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					           Shibboleth:
Building Tools for Inter-institutional
        Resource Sharing
      Renee Woodten Frost
      Internet2 Middleware and Security
                         24 Jun 2004
           Topics

   Middleware Background
   What is Shibboleth?
   What is its Current Status?
   Why Shibboleth?
   Who is Using Shibboleth?
   Federations
      • InQueue
      • InCommon

 For more information




                                  24 Jun 2004
          What is Middleware?

 Specialized networked services that are shared by
  applications and users
 A set of core software components that permit scaling of
  applications and networks
 Tools that take the complexity out of application
  integration
 A second layer of the IT infrastructure, sitting above the
  network
 A land where technology meets policy
 The intersection of what networks designers and
  applications developers each do not want to do
                                                      24 Jun 2004
           Core Middleware Scope
 Identity and Identifiers – namespaces, identifier
  crosswalks, real world levels of assurance, etc.
 Authentication – campus technologies and policies,
  interrealm interoperability via PKI, Kerberos, etc.
 Directories – enterprise directory services architectures
  and tools, standard objectclasses, interrealm and registry
  services
 Authorization – permissions and access controls,
  delegation, privacy management, etc.
 Integration Activities – open management tools, use of
  virtual, federated and hierarchical organizations, enabling
  common applications with core middleware             24 Jun 2004
A Map of Campus Middleware Land




                           24 Jun 2004
            MACE (Middleware Architecture
            Committee for Education)
 Purpose - to provide advice, create experiments, foster standards, etc.
  on key technical issues for core middleware within higher education
 Membership - Bob Morgan (UW) Chair, Tom Barton (Chicago), Scott
  Cantor (Ohio State), Steven Carmody (Brown), Michael Gettes (Duke),
  Keith Hazelton (Wisconsin), Paul Hill (MIT), Jim Jokl (Virginia), Mark
  Poepping (CMU), Bruce Vincent (Stanford), David Wasley (California),
  Von Welch (Grid)
 European members - Brian Gilmore (Edinburgh), Ton Verschuren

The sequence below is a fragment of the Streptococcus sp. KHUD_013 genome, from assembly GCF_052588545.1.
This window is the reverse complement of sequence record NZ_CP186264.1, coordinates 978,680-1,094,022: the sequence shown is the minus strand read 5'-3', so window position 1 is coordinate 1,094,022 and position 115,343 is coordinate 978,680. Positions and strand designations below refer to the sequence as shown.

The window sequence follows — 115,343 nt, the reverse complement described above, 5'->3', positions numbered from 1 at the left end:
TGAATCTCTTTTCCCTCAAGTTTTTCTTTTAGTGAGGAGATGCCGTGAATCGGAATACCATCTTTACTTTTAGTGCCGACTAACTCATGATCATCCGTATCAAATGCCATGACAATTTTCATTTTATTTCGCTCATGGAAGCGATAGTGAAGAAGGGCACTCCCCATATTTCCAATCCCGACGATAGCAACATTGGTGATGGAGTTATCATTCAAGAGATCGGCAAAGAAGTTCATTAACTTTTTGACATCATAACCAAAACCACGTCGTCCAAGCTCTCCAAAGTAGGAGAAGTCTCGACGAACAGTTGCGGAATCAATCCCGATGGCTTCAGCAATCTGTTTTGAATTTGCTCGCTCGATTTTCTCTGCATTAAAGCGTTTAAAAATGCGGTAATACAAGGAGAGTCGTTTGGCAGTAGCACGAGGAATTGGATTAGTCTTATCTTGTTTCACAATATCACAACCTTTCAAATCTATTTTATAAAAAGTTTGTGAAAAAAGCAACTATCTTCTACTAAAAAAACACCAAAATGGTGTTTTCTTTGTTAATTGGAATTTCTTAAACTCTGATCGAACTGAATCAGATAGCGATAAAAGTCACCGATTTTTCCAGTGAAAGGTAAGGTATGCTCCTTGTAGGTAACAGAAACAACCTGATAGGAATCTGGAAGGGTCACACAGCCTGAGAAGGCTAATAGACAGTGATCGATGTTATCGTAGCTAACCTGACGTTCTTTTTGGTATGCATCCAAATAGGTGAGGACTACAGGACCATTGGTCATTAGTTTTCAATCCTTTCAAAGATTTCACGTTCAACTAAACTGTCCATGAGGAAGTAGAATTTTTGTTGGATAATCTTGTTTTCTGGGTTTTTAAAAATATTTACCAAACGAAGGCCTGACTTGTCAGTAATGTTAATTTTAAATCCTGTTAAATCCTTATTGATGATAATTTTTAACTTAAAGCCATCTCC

(Netherlands), Diego Lopez (Spain)
 Creates working groups in major areas, including directories, interrealm
  access control, PKI, video, P2P, etc.
 Works via conference calls, emails, occasional serendipitous in-person
  meetings...

                                                                  24 Jun 2004
        Internet2 Middleware and
        the NSF Middleware Initiative (NMI)
 Internet2 Middleware a major theme for the last five years, drawing
  support from 206 university members, 75+ corporate members, and
  government grants and interactions
 Internet2 has an integrator role within NMI, the key NSF Program to
  develop and deploy common middleware infrastructures
 NMI has two major themes
   • Scientific computing and data environments (ala Grids)
   • Common campus and inter-institutional middleware infrastructure (ala
     Internet2/EDUCAUSE/SURA work)
 Issues periodic NMI releases of software, services, architectures,
  objectclasses and best practices – R5 most current release


                                                                            24 Jun 2004
             The Model:
             Enterprises and Federation
Given the strong collaborations within the academic
community, there is an urgent need to create inter-realm
tools, so
 Build consistent campus and enterprise middleware
infrastructure deployments, with outward facing
objectclasses, service points, etc. and then
 Federate those enterprise deployments, using the
outward facing campus infrastructure, with inter-realm attribute
transports, trust services, etc. and then
 Leverage that federation to enable a variety of applications
from network authentication to instant messaging, from video
to web services, and then, going forward
 Create tools and templates that support the management
and collaboration of virtual organizations by building on the
federated campus infrastructures.                            24 Jun 2004
            Middleware Axioms
 Work the core areas
 Focus on support for collaboration
 Use federated administration as the lever; have the enterprise
  broker most services (authentication, authorization, resource
  discovery, etc.) in inter-realm interactions
 Develop a consistent directory infrastructure within R&E
 Provide security while not degrading privacy.
 Foster inter-realm trust fabrics: federations and virtual
  organizations
 Leverage campus expertise and build rough consensus
 Support for heterogeneity and open standards
 Influence the marketplace; develop where necessary          24 Jun 2004
          What is Shibboleth? (Biblical)
 A word which was made the criterion by which to
  distinguish the Ephraimites from the Gileadites. The
  Ephraimites, not being able to pronounce “sh”, called the
  word sibboleth. See --Judges xii.
 Hence, the criterion, test, or watchword of a party; a party
  cry or pet phrase.
                        Webster's Revised Unabridged Dictionary (1913)




                                                             24 Jun 2004
                What is Shibboleth?
 An initiative to develop an architecture and policy framework
  supporting the sharing – between domains -- of secured web
  resources and services

 A framework built on a “Federated” model

 A project delivering an open source implementation of the
  architecture and framework

 Deliverables:
    • Software for Origins (credential providers = campuses)
    • Software for Targets (service providers)
    • Operational Federations (scalable trust)

                                                               24 Jun 2004
               Shibboleth Goals